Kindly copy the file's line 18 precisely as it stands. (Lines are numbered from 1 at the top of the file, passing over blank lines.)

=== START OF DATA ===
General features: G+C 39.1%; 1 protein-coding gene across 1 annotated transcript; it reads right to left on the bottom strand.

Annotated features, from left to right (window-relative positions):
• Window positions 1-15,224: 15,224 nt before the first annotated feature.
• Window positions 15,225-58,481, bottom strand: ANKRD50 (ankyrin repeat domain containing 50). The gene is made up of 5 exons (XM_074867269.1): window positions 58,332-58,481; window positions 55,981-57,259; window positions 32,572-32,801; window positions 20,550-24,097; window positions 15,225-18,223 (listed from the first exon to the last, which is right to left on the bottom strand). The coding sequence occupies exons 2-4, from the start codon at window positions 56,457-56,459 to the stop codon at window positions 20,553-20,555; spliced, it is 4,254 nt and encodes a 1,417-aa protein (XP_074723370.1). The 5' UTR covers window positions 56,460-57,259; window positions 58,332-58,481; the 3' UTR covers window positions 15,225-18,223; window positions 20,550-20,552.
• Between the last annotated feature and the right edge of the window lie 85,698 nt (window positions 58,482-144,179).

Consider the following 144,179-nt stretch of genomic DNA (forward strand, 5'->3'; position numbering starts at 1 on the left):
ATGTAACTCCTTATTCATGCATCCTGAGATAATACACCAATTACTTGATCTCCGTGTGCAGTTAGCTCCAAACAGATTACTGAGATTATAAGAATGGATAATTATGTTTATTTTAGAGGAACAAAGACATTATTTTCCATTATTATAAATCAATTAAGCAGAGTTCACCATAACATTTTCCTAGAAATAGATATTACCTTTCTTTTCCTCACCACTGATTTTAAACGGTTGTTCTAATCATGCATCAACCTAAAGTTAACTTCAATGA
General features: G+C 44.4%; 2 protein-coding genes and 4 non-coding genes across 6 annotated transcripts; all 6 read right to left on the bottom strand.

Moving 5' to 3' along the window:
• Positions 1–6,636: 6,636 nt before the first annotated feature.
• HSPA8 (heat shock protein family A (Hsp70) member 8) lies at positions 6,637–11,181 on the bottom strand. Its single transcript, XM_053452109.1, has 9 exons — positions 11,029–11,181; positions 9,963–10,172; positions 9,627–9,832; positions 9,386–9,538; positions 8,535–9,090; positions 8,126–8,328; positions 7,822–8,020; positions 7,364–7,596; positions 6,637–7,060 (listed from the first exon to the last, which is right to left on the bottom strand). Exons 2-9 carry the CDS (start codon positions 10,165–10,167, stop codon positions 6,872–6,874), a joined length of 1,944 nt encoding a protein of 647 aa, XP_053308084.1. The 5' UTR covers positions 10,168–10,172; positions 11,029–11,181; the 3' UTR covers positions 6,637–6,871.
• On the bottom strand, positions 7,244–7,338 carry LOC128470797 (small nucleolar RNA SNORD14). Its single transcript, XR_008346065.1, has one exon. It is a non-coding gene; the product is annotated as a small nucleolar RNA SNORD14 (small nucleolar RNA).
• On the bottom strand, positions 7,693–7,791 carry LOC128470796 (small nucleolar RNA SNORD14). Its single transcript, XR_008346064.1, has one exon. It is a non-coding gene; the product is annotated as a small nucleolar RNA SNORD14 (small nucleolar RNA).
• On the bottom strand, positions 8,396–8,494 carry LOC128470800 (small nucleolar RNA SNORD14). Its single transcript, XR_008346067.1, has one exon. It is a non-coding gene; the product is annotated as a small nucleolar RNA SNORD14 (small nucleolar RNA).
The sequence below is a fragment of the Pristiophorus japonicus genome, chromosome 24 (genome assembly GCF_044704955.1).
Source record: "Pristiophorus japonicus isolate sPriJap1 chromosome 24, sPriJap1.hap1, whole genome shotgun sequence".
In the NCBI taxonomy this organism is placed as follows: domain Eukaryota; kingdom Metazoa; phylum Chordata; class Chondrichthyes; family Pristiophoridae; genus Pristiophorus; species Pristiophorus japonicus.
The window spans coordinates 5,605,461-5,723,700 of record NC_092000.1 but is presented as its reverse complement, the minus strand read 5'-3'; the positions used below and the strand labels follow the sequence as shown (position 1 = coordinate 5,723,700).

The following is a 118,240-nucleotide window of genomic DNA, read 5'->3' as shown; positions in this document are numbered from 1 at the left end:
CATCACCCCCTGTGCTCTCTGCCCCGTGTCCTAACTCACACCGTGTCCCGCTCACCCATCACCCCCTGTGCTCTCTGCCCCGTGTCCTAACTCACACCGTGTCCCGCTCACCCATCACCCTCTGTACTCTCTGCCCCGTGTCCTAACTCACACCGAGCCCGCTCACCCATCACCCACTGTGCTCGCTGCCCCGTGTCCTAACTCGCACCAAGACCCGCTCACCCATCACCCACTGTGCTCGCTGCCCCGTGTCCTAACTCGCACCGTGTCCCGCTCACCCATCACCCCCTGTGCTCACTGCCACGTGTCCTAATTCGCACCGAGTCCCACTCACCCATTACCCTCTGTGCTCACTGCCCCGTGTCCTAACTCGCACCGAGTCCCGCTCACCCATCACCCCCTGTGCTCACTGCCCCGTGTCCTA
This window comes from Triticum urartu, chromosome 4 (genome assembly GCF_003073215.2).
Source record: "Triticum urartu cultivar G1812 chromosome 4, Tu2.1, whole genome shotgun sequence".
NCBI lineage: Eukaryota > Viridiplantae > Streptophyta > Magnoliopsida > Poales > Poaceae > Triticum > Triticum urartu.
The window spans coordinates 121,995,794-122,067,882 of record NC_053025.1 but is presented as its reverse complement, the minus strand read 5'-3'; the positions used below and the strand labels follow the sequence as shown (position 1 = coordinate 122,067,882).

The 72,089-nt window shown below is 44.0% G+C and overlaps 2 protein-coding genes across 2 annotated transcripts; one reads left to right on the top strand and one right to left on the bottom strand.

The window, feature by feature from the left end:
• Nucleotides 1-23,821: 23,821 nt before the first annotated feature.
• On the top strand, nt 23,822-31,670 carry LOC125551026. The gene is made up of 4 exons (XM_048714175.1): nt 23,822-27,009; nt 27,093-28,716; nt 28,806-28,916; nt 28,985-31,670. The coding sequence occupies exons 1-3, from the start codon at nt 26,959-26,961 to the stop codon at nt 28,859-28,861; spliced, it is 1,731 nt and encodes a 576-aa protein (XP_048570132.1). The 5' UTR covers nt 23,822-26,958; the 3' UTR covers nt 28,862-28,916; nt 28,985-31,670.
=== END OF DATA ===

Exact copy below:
The window spans coordinates 5,605,461-5,723,700 of record NC_092000.1 but is presented as its reverse complement, the minus strand read 5'-3'; the positions used below and the strand labels follow the sequence as shown (position 1 = coordinate 5,723,700).